Jun 132015

At some point, life was supposed to get easier. The hope of “something better” and “change” kept me going for so long, I lost track of time. And suddenly, a year and a half later, I find myself in a spot where not much has changed.

I still work at the job I don’t want to be at. Nearly 24 months straight of serious job searching has availed just a few interviews and no offers. It’s time to take a break and look at what I have vs what I want.

I’m still on anti-depressants. I really wanted these to be a temporary stop-gap; something to get me through the incredible job stress and help me focus on the issues of mine and xFHF’s relationship. Now I’m worried how long it will be until I can say goodbye to them.

xFHF. A lot of the reason my writing became so intermittent over the past eighteen months was the very real concern that xFHF and I were not going to work out in the long-term. I didn’t want that to be the answer, so we went to counseling and we really worked on our relationship.

The counseling was an incredible help and we did grow closer and work through some things. About six months ago, I started seriously questioning if this is what I wanted. Sometimes when something is too difficult for too long, you wonder if it really is the right thing. It felt like running to the same brick wall repeatedly.

I didn’t want us to break up. I especially didn’t want to be the one to do it. In the end, I was. It was (and still is) incredibly sad. He moved out just a few weeks ago; its still very new for me. He moved out of state, back home and once again I’m living alone in a space I created with someone, so every area reminds me of him.

It’s both comforting and excruciating at the same time. We remain on excellent, friendly terms. (Sometimes it seems too friendly.) That has also made it easier/harder to transition from that relationship to being truly single for the first time since I was 17.

My entire adult life has been partnered with someone. It feels ridiculous to be 30 and not know what to do with myself. My choices have never been what I what to do, but what we want to do. What do we want to watch?  What color should we paint the walls? Where should we go for a weekend getaway? Should we make this purchase? I’m so used to we, I’ve forgotten about I.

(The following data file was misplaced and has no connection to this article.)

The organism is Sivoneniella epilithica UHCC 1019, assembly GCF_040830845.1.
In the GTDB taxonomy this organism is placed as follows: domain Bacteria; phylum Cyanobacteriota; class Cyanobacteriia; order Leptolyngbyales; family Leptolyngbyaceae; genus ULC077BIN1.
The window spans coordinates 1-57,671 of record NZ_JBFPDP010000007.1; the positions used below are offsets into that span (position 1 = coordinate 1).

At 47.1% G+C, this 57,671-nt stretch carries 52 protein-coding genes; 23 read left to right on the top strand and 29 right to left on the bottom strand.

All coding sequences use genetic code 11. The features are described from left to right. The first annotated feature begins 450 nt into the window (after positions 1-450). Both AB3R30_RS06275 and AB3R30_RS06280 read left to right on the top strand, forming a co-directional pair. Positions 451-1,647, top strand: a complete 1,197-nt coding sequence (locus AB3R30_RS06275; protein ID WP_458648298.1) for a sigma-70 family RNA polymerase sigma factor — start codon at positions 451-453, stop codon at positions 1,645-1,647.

I am trying to figure out who I am as a single, unattached person. Life looks a lot different when there’s no one else to weigh an opinion on everything you do. This is such a freeing, yet terrifying feeling. It’s like I’m flying but my partner always had the wings and I never learned how to use them.

I keep telling myself that “I’m fine” and “I’m ok.” I am. But really, my heart hurts and I’m sensitive. Even writing this is hard; I realize how different this blog may be. xFHF who inspired so many beautiful words and entries, who gave me so much joy… I have to find my voice without that. It’s there, but I’ve never let that voice speak.

I’m fine. I’ll be fine. When I feel strong non-happy emotions, I retreat inside. I’m trying to fight that; some days or moments its easier, so I can pop onto twitter or chat with friends. A lot of the time, I just want to be alone in my grief and just let it process through completely.

I have a lot of healing to do; I keep reminding myself to cry – and its OK to let myself off the hook. Fuck the dirty dishes in the sink, I need to lie down and let these emotions taper down. I need to keep functioning at work and at home, I can’t afford to just step away and rejuvenate myself. Doing it piecemeal feels exhausting, but I do what I can.

And when I can’t from being too tired, too sad, too stressed, or, frankly, too disinterested, I just don’t. Whatever it is I’m putting off or not doing will be there later, right?

I am still here.

  3 Responses to “We is now I”

  1. Break-ups are so hard. It’s good that you are still on good terms, though. I know how that can, however, cause even greater stress sometimes. I went through something similar nearly 15 years ago when I left college…and a 5 year relationship…behind. Being on your own can, indeed, be terrifying. But, being open to what life has to offer will bring you to the places you really need to be. Good luck. And I hope you continue to write about it. It’s such a good outlet.

  2. […] that relationship ended this past summer, I felt like I was ready to forever shed this “good girl” act and become what I’d […]

  3. […] read some/most/all of this blog, you probably know that I’ve got an ex-husband and an ex-fiance – and that’s the extent of my entire adult dating life, from 17 until the 30 years I am […]

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